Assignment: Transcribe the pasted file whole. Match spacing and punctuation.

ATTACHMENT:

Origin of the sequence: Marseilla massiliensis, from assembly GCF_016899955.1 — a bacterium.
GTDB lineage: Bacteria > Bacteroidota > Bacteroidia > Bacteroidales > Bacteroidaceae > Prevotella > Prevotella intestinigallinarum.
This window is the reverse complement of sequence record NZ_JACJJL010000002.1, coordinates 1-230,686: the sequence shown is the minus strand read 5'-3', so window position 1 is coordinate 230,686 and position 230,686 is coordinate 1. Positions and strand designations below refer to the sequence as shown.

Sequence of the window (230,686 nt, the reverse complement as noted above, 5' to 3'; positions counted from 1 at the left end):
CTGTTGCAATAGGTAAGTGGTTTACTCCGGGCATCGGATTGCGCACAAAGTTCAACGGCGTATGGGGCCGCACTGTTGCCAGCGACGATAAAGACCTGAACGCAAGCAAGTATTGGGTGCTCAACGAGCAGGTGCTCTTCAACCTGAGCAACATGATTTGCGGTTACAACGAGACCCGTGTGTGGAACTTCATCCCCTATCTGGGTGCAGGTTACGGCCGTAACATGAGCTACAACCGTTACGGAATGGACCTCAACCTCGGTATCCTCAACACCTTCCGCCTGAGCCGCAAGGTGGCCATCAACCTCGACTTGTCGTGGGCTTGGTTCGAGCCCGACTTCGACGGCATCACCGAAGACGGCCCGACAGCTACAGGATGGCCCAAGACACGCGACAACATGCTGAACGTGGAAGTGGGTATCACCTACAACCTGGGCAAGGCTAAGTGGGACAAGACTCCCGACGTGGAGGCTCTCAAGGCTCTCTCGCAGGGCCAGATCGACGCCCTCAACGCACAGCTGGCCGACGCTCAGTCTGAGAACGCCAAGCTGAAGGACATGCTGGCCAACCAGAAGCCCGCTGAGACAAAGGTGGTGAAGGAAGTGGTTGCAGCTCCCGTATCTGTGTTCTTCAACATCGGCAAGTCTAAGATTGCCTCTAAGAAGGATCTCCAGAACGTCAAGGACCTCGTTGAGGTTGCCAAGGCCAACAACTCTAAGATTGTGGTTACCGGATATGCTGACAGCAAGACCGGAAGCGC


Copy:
Origin of the sequence: Marseilla massiliensis, from assembly GCF_016899955.1 — a bacterium.
GTDB lineage: Bacteria > Bacteroidota > Bacteroidia > Bacteroidales > Bacteroidaceae > Prevotella > Prevotella intestinigallinarum.
This window is the reverse complement of sequence record NZ_JACJJL010000002.1, coordinates 1-230,686: the sequence shown is the minus strand read 5'-3', so window position 1 is coordinate 230,686 and position 230,686 is coordinate 1. Positions and strand designations below refer to the sequence as shown.

Sequence of the window (230,686 nt, the reverse complement as noted above, 5' to 3'; positions counted from 1 at the left end):
CTGTTGCAATAGGTAAGTGGTTTACTCCGGGCATCGGATTGCGCACAAAGTTCAACGGCGTATGGGGCCGCACTGTTGCCAGCGACGATAAAGACCTGAACGCAAGCAAGTATTGGGTGCTCAACGAGCAGGTGCTCTTCAACCTGAGCAACATGATTTGCGGTTACAACGAGACCCGTGTGTGGAACTTCATCCCCTATCTGGGTGCAGGTTACGGCCGTAACATGAGCTACAACCGTTACGGAATGGACCTCAACCTCGGTATCCTCAACACCTTCCGCCTGAGCCGCAAGGTGGCCATCAACCTCGACTTGTCGTGGGCTTGGTTCGAGCCCGACTTCGACGGCATCACCGAAGACGGCCCGACAGCTACAGGATGGCCCAAGACACGCGACAACATGCTGAACGTGGAAGTGGGTATCACCTACAACCTGGGCAAGGCTAAGTGGGACAAGACTCCCGACGTGGAGGCTCTCAAGGCTCTCTCGCAGGGCCAGATCGACGCCCTCAACGCACAGCTGGCCGACGCTCAGTCTGAGAACGCCAAGCTGAAGGACATGCTGGCCAACCAGAAGCCCGCTGAGACAAAGGTGGTGAAGGAAGTGGTTGCAGCTCCCGTATCTGTGTTCTTCAACATCGGCAAGTCTAAGATTGCCTCTAAGAAGGATCTCCAGAACGTCAAGGACCTCGTTGAGGTTGCCAAGGCCAACAACTCTAAGATTGTGGTTACCGGATATGCTGACAGCAAGACCGGAAGCGC